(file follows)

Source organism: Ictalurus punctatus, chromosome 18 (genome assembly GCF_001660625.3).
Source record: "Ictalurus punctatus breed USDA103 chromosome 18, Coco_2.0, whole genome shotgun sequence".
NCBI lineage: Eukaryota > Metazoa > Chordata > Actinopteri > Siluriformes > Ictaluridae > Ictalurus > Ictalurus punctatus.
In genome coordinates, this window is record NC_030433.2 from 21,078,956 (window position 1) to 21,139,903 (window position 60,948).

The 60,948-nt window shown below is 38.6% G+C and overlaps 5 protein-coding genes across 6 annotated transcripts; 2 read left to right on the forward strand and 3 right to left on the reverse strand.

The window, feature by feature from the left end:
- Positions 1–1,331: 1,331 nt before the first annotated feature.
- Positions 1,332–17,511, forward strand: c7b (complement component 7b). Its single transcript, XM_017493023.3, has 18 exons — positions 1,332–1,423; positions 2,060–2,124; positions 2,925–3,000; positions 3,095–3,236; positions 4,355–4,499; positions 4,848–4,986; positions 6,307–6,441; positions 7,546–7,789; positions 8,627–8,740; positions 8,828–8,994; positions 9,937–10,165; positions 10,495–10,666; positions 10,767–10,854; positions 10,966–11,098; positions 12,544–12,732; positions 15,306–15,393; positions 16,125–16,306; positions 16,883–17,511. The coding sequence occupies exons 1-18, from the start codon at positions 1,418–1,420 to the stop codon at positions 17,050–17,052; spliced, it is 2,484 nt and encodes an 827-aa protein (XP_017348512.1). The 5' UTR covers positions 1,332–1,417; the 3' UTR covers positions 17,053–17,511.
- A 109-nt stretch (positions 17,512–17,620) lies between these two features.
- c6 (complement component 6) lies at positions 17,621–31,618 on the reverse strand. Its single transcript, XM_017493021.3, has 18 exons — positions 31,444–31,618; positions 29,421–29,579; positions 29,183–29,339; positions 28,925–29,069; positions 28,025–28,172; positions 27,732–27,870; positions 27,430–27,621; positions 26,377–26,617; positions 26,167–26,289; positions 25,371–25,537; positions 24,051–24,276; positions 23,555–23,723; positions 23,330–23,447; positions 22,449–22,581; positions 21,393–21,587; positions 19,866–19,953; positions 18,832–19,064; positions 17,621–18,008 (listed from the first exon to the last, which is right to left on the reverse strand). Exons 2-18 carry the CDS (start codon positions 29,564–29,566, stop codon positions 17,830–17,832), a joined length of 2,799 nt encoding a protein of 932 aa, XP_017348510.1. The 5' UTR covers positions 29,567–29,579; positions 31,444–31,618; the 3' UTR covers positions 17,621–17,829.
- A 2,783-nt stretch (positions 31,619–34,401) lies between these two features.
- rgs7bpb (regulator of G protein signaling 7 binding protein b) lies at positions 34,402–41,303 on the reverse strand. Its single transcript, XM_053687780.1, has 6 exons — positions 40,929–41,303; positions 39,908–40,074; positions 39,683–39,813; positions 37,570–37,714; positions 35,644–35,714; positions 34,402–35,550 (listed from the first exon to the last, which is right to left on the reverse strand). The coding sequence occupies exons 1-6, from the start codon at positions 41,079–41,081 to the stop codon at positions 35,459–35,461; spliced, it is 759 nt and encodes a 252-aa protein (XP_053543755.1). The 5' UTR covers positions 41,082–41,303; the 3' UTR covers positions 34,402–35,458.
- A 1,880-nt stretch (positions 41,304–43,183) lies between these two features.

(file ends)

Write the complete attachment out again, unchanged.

Source organism: Ictalurus punctatus, chromosome 18 (genome assembly GCF_001660625.3).
Source record: "Ictalurus punctatus breed USDA103 chromosome 18, Coco_2.0, whole genome shotgun sequence".
NCBI lineage: Eukaryota > Metazoa > Chordata > Actinopteri > Siluriformes > Ictaluridae > Ictalurus > Ictalurus punctatus.
In genome coordinates, this window is record NC_030433.2 from 21,078,956 (window position 1) to 21,139,903 (window position 60,948).

The 60,948-nt window shown below is 38.6% G+C and overlaps 5 protein-coding genes across 6 annotated transcripts; 2 read left to right on the forward strand and 3 right to left on the reverse strand.

The window, feature by feature from the left end:
- Positions 1–1,331: 1,331 nt before the first annotated feature.
- Positions 1,332–17,511, forward strand: c7b (complement component 7b). Its single transcript, XM_017493023.3, has 18 exons — positions 1,332–1,423; positions 2,060–2,124; positions 2,925–3,000; positions 3,095–3,236; positions 4,355–4,499; positions 4,848–4,986; positions 6,307–6,441; positions 7,546–7,789; positions 8,627–8,740; positions 8,828–8,994; positions 9,937–10,165; positions 10,495–10,666; positions 10,767–10,854; positions 10,966–11,098; positions 12,544–12,732; positions 15,306–15,393; positions 16,125–16,306; positions 16,883–17,511. The coding sequence occupies exons 1-18, from the start codon at positions 1,418–1,420 to the stop codon at positions 17,050–17,052; spliced, it is 2,484 nt and encodes an 827-aa protein (XP_017348512.1). The 5' UTR covers positions 1,332–1,417; the 3' UTR covers positions 17,053–17,511.
- A 109-nt stretch (positions 17,512–17,620) lies between these two features.
- c6 (complement component 6) lies at positions 17,621–31,618 on the reverse strand. Its single transcript, XM_017493021.3, has 18 exons — positions 31,444–31,618; positions 29,421–29,579; positions 29,183–29,339; positions 28,925–29,069; positions 28,025–28,172; positions 27,732–27,870; positions 27,430–27,621; positions 26,377–26,617; positions 26,167–26,289; positions 25,371–25,537; positions 24,051–24,276; positions 23,555–23,723; positions 23,330–23,447; positions 22,449–22,581; positions 21,393–21,587; positions 19,866–19,953; positions 18,832–19,064; positions 17,621–18,008 (listed from the first exon to the last, which is right to left on the reverse strand). Exons 2-18 carry the CDS (start codon positions 29,564–29,566, stop codon positions 17,830–17,832), a joined length of 2,799 nt encoding a protein of 932 aa, XP_017348510.1. The 5' UTR covers positions 29,567–29,579; positions 31,444–31,618; the 3' UTR covers positions 17,621–17,829.
- A 2,783-nt stretch (positions 31,619–34,401) lies between these two features.
- rgs7bpb (regulator of G protein signaling 7 binding protein b) lies at positions 34,402–41,303 on the reverse strand. Its single transcript, XM_053687780.1, has 6 exons — positions 40,929–41,303; positions 39,908–40,074; positions 39,683–39,813; positions 37,570–37,714; positions 35,644–35,714; positions 34,402–35,550 (listed from the first exon to the last, which is right to left on the reverse strand). The coding sequence occupies exons 1-6, from the start codon at positions 41,079–41,081 to the stop codon at positions 35,459–35,461; spliced, it is 759 nt and encodes a 252-aa protein (XP_053543755.1). The 5' UTR covers positions 41,082–41,303; the 3' UTR covers positions 34,402–35,458.
- A 1,880-nt stretch (positions 41,304–43,183) lies between these two features.